Some surprising conclusions about the ways in which food-borne antioxidants benefit the human body—and don't—come to us from a surprising source.
Researchers from Oregon State University's Linus Pauling Institute often focus on antioxidants, as you'd expect from an organization inspired by the late Nobel-winning chemist, who was an insistent — but sadly mistaken — advocate for vitamin C and other antioxidants.
Flavonoids are potent polyphenol-type antioxidants found in fruit, vegetables, coffee, tea and chocolate.
A large, fast-growing body of research in cells, animals, and human populations indicates that flavonoids possess anti-cancer potential and also improve cardiovascular health.
It's been assumed that most of the health benefits associated with flavonoids stem directly from the potent antioxidant power these polyphenols demonstrate in test tubes.
Chemists can measure the “antioxidant capacity” of fruits and vegetables, which explains these foods' ability to neutralize the unstable, cell- and DNA-damaging, pro-aging oxygen molecules called free radicals.
But they can only measure antioxidant capacity in test tubes, and doubts have lingered concerning the accuracy of these measures with regard to food-borne antioxidants' actions in the body.
Barriers to direct antioxidant benefit
An evidence analysis by the Oregon State team — led by Balz Frei, P.D., former director of the Linus Pauling Institute — affirmed the idea that flavonoids exert very little direct antioxidant effect in the body.
Dr. Frei's report noted three facts that preclude the probability that flavonoids exert direct antioxidant effects in human blood or other bodily fluids:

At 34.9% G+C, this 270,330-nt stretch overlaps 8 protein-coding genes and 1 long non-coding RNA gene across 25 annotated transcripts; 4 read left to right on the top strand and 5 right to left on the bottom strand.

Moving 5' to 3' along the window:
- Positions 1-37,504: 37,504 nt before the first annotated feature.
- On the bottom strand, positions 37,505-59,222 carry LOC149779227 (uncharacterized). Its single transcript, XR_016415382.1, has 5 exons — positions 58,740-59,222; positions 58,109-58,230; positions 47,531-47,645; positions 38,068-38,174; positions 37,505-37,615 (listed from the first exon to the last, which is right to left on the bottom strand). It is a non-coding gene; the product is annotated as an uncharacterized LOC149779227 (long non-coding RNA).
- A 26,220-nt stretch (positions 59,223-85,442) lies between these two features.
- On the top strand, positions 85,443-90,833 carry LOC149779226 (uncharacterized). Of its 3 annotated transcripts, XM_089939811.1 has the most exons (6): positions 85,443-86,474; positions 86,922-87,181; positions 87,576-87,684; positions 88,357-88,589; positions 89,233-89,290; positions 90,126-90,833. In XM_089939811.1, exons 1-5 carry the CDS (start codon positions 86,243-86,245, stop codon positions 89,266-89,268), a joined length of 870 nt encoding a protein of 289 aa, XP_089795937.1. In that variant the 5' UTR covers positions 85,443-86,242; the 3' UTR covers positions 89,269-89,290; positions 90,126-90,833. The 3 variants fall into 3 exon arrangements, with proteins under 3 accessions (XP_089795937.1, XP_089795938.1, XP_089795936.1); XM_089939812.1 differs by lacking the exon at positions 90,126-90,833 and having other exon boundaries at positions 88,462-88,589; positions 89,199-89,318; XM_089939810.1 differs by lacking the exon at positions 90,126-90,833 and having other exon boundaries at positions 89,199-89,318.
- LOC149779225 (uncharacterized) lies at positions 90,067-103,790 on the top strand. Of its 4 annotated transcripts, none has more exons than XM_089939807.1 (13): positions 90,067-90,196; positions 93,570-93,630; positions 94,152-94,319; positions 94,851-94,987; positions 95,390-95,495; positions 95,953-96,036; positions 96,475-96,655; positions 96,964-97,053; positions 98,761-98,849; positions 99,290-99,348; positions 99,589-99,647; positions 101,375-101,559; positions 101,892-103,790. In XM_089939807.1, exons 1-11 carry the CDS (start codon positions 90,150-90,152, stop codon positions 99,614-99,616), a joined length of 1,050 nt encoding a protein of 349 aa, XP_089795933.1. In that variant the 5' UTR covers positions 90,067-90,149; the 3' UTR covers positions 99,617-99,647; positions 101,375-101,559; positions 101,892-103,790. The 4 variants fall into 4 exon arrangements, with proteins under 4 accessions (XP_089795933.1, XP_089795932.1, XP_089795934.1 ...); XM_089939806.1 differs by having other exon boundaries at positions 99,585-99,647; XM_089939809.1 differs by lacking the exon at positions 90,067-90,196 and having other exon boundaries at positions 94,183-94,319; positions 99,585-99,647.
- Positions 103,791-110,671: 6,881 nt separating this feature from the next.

The Oregon team addressed the disconnect, and identified likely ways in which fruits and vegetables may produce these benefits, despite poor absorption and retention of their flavonoids.
In addition to the indirect "nutrigenomic" effects described below,Dr. Frie pointed to four ways in which flavonoids could benefit the body despite a dearth of direct antioxidant impact:
Flavonoid antioxidants probably exert indirect health effects
The polyphenol and carotenoid compounds in whole plant foods are commonly called “antioxidants” because they behave that way in test tube experiments.
But in general, these health allies do not exert direct antioxidant effects in the body … at least not to a very substantial extent.
Instead, polyphenols appear to exert strong indirect effects on oxidation and inflammation via so-called nutrigenomic effects on gene switches (e.g., transcription factors) in our cells.
These nutrigenomic effects tend to moderate inflammation and stimulate the body's own antioxidant network … which includes enzymes, lipoic acid, CoQ10, melatonin, and vitamins C and E.
The richest known food source of polyphenols are raw (non-alkalized / non-“Dutched”) cocoa, berries, plums, prunes, tea, coffee, extra virgin olive oil, beans, and whole grains.
(Highly beneficial procyanidin-type polyphenols abound in cocoa, dark-hued berries – e.g., blackberries, blueberries açaí berries – grapes, red wine, and tea. Comparably beneficial anthocyanin-type polyphenols abound in cherries and most berries.)
Extra virgin olive oil is uniquely rich in hydroxytyrosol, oleuropein, oleocanthal, and other tyrosol esters … a particularly potent class of polyphenols with clinically documented vascular and brain benefits.
Does this mean that we should ignore research-generated charts that rank foods by their antioxidant power in the test tube?
The answer, almost certainly, is “no”, since the antioxidant effects that flavonoid-rich foods exert in human blood correlate well with their rankings on the test-tube-derived antioxidant scales, while human studies validate the bountiful benefits of foods high in the most potent antioxidants.
But the new report does reveal that we have a lot to learn about how antioxidant-rich foods work their health-promoting wonders.